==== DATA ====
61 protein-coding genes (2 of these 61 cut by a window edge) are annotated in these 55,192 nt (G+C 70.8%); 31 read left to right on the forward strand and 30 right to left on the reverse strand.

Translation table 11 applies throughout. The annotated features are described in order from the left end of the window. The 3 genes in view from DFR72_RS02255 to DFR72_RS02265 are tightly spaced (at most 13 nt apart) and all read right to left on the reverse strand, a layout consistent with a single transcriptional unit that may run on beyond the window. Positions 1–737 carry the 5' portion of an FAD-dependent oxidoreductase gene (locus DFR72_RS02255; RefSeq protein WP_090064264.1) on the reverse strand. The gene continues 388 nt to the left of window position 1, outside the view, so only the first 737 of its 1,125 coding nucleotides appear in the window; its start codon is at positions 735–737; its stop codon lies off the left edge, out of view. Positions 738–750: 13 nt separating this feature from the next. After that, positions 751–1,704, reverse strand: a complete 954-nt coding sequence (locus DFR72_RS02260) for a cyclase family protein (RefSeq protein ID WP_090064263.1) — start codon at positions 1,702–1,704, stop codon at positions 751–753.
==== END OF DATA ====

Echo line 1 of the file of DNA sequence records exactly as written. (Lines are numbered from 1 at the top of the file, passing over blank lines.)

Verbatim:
61 protein-coding genes (2 of these 61 cut by a window edge) are annotated in these 55,192 nt (G+C 70.8%); 31 read left to right on the forward strand and 30 right to left on the reverse strand.